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GONORRHEAL PROCTITIS AS A CAUSE OF BLOOD AND MUCUS IN THE STOOLS OF INFANTS

MAX W. BLOOMBERG, M.D.; LOUIS H. BARENBERG, M.D.
Am J Dis Child. 1925;29(2):206-213. doi:10.1001/archpedi.1925.04120260054006.
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There are many causes which, in infants, give rise to the presence of blood and mucus in the stool, the most common one being infection of the alimentary tract. The following series of cases is concerned with children in whom the blood and mucus were due to infection of the rectum by the gonococcus.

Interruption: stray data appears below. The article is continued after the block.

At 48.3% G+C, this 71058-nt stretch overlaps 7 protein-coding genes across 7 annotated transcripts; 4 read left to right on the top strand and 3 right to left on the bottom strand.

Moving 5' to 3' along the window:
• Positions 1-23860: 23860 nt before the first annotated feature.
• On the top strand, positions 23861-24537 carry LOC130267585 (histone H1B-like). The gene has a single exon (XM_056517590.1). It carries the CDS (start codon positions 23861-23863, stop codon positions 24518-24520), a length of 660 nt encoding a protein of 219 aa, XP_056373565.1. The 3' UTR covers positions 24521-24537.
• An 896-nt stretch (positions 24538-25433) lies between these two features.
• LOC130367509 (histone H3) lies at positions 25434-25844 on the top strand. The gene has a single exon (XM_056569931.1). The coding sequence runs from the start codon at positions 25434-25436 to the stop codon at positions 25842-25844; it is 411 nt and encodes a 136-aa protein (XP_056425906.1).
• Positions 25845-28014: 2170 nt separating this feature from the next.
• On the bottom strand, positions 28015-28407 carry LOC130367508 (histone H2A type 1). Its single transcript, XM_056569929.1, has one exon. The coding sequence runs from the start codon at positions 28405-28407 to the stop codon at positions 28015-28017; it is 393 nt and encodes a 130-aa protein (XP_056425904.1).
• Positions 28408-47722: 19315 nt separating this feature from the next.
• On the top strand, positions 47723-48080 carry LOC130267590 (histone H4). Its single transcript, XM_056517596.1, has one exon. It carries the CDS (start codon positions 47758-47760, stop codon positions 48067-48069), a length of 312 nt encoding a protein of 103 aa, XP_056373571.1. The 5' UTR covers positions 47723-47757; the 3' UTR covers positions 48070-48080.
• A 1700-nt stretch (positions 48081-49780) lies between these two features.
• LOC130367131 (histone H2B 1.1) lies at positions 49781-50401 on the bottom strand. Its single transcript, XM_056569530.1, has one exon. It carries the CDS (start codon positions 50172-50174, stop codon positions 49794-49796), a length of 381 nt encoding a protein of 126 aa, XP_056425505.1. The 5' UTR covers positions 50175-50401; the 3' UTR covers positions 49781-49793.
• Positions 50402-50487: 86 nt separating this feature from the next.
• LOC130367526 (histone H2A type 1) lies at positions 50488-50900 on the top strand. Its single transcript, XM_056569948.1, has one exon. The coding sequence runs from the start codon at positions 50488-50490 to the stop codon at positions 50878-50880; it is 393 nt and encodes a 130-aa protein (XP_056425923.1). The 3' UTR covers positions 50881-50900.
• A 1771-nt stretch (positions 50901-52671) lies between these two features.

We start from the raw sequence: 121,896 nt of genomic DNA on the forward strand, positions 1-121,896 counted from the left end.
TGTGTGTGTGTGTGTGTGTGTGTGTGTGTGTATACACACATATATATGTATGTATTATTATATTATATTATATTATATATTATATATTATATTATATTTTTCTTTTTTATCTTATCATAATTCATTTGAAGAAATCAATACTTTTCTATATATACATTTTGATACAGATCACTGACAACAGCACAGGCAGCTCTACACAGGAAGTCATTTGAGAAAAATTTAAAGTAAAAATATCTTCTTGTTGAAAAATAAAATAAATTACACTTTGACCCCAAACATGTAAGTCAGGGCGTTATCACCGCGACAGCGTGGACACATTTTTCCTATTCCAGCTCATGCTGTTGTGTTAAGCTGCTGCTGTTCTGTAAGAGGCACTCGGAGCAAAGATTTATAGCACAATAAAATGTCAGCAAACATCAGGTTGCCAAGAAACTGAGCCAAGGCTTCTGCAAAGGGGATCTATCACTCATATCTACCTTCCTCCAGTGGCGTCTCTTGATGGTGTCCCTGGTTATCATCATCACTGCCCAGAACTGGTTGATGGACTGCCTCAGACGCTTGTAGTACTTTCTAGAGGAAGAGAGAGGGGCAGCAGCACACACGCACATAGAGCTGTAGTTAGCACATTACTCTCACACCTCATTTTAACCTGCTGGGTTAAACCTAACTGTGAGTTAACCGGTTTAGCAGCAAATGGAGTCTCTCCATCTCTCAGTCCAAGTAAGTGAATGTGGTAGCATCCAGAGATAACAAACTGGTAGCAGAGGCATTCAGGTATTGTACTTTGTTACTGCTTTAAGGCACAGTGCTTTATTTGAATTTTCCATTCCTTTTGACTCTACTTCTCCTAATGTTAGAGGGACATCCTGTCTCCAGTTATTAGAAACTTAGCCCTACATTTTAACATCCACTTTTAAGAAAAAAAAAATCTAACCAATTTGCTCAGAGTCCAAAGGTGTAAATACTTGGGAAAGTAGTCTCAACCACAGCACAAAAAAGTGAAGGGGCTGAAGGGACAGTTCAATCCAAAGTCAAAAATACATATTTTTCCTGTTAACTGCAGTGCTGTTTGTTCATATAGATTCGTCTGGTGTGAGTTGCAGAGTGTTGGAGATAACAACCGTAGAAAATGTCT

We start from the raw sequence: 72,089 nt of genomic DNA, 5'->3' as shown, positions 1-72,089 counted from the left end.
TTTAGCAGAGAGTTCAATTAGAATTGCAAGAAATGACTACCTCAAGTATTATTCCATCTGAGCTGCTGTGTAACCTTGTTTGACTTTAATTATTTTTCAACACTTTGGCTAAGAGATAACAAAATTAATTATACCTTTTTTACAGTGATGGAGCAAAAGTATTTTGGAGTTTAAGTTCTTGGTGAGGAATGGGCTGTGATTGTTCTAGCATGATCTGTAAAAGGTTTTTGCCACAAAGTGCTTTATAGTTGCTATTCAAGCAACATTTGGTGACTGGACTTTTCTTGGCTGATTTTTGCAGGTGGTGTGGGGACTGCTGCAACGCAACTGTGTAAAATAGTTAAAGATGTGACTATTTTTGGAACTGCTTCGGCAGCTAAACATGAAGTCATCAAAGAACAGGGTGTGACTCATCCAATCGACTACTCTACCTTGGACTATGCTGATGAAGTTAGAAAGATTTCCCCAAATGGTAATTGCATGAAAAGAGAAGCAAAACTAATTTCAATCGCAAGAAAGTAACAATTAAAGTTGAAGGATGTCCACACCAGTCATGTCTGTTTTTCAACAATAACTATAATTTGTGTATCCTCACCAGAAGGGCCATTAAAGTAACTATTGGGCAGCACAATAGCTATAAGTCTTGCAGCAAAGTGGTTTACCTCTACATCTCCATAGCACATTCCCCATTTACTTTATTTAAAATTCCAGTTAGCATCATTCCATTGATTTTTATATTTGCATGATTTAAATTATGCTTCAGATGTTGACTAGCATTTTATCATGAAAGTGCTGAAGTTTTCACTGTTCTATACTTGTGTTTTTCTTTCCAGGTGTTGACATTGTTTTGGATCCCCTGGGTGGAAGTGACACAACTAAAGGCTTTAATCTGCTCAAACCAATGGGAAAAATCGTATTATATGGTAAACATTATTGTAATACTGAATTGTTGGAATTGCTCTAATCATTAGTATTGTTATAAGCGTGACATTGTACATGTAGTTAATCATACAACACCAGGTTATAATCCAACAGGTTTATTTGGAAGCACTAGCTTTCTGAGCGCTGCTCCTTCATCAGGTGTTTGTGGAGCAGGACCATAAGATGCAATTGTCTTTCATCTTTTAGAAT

REVIEW OF THE LITERATURE  Gonorrheal proctitis has long been recognized as an entity, particularly abroad, although there are also reports of cases from this country. Rollet1 in 1871, Potherat2 in 1892, and Troncay3 were among the first to describe the condition. Opinions differ as to its incidence in children. Flugel,4 in the course of a routine examination of fifty-six children with vulvovaginitis, found proctitis in eleven instances. Holt,5 among 233 children, encountered no case with gonorrheal infection of the genital tract. Pollack,6 among 189 children with vaginitis, found seven with

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